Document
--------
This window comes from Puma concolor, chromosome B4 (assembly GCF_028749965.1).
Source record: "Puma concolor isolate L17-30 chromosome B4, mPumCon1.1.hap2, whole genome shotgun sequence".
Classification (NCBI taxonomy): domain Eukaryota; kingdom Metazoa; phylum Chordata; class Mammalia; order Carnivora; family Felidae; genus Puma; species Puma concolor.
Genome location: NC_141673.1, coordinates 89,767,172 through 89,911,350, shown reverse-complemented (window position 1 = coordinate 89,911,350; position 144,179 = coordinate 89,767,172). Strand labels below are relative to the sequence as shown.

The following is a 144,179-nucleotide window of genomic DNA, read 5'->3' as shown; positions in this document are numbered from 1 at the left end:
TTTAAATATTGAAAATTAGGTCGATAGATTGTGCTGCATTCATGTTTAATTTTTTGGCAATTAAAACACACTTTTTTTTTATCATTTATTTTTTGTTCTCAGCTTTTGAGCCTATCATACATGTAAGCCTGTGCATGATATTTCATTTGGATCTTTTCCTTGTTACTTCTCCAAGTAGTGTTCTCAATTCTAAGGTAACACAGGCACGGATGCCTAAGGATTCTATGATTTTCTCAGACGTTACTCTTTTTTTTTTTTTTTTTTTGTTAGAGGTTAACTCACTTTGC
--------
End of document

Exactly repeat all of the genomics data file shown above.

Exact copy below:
This window comes from Puma concolor, chromosome B4 (assembly GCF_028749965.1).
Source record: "Puma concolor isolate L17-30 chromosome B4, mPumCon1.1.hap2, whole genome shotgun sequence".
Classification (NCBI taxonomy): domain Eukaryota; kingdom Metazoa; phylum Chordata; class Mammalia; order Carnivora; family Felidae; genus Puma; species Puma concolor.
Genome location: NC_141673.1, coordinates 89,767,172 through 89,911,350, shown reverse-complemented (window position 1 = coordinate 89,911,350; position 144,179 = coordinate 89,767,172). Strand labels below are relative to the sequence as shown.

The following is a 144,179-nucleotide window of genomic DNA, read 5'->3' as shown; positions in this document are numbered from 1 at the left end:
TTTAAATATTGAAAATTAGGTCGATAGATTGTGCTGCATTCATGTTTAATTTTTTGGCAATTAAAACACACTTTTTTTTTATCATTTATTTTTTGTTCTCAGCTTTTGAGCCTATCATACATGTAAGCCTGTGCATGATATTTCATTTGGATCTTTTCCTTGTTACTTCTCCAAGTAGTGTTCTCAATTCTAAGGTAACACAGGCACGGATGCCTAAGGATTCTATGATTTTCTCAGACGTTACTCTTTTTTTTTTTTTTTTTTTGTTAGAGGTTAACTCACTTTGC